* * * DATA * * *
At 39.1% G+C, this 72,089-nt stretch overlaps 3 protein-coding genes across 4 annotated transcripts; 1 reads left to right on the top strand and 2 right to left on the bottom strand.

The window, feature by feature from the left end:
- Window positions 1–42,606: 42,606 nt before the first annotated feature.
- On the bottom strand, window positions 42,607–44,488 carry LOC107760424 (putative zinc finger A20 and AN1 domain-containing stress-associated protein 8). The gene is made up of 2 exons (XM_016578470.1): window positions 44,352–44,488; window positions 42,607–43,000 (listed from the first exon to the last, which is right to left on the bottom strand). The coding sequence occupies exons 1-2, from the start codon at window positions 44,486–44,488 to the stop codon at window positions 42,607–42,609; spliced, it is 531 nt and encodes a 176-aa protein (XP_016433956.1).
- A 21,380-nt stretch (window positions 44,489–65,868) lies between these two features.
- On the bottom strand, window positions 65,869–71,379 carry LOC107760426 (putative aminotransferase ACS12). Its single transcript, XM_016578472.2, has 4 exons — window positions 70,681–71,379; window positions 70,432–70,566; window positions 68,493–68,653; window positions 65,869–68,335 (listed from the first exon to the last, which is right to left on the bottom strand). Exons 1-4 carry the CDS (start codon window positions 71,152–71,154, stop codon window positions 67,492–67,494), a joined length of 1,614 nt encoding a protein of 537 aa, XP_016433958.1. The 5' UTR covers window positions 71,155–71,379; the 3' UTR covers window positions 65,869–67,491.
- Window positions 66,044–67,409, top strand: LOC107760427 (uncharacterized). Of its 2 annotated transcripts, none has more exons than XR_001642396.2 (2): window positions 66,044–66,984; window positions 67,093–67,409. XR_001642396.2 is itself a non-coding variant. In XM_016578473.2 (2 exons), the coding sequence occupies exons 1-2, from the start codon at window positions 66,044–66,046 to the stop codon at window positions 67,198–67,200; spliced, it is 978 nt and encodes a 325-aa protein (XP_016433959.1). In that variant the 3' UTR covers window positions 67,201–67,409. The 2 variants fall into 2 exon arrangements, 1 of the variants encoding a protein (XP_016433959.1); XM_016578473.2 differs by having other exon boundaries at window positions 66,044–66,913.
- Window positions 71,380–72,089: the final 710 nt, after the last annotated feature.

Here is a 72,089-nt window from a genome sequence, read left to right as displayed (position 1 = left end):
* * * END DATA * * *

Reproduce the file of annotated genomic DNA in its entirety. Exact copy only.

At 39.1% G+C, this 72,089-nt stretch overlaps 3 protein-coding genes across 4 annotated transcripts; 1 reads left to right on the top strand and 2 right to left on the bottom strand.

The window, feature by feature from the left end:
- Window positions 1–42,606: 42,606 nt before the first annotated feature.
- On the bottom strand, window positions 42,607–44,488 carry LOC107760424 (putative zinc finger A20 and AN1 domain-containing stress-associated protein 8). The gene is made up of 2 exons (XM_016578470.1): window positions 44,352–44,488; window positions 42,607–43,000 (listed from the first exon to the last, which is right to left on the bottom strand). The coding sequence occupies exons 1-2, from the start codon at window positions 44,486–44,488 to the stop codon at window positions 42,607–42,609; spliced, it is 531 nt and encodes a 176-aa protein (XP_016433956.1).
- A 21,380-nt stretch (window positions 44,489–65,868) lies between these two features.
- On the bottom strand, window positions 65,869–71,379 carry LOC107760426 (putative aminotransferase ACS12). Its single transcript, XM_016578472.2, has 4 exons — window positions 70,681–71,379; window positions 70,432–70,566; window positions 68,493–68,653; window positions 65,869–68,335 (listed from the first exon to the last, which is right to left on the bottom strand). Exons 1-4 carry the CDS (start codon window positions 71,152–71,154, stop codon window positions 67,492–67,494), a joined length of 1,614 nt encoding a protein of 537 aa, XP_016433958.1. The 5' UTR covers window positions 71,155–71,379; the 3' UTR covers window positions 65,869–67,491.
- Window positions 66,044–67,409, top strand: LOC107760427 (uncharacterized). Of its 2 annotated transcripts, none has more exons than XR_001642396.2 (2): window positions 66,044–66,984; window positions 67,093–67,409. XR_001642396.2 is itself a non-coding variant. In XM_016578473.2 (2 exons), the coding sequence occupies exons 1-2, from the start codon at window positions 66,044–66,046 to the stop codon at window positions 67,198–67,200; spliced, it is 978 nt and encodes a 325-aa protein (XP_016433959.1). In that variant the 3' UTR covers window positions 67,201–67,409. The 2 variants fall into 2 exon arrangements, 1 of the variants encoding a protein (XP_016433959.1); XM_016578473.2 differs by having other exon boundaries at window positions 66,044–66,913.
- Window positions 71,380–72,089: the final 710 nt, after the last annotated feature.

Here is a 72,089-nt window from a genome sequence, read left to right as displayed (position 1 = left end):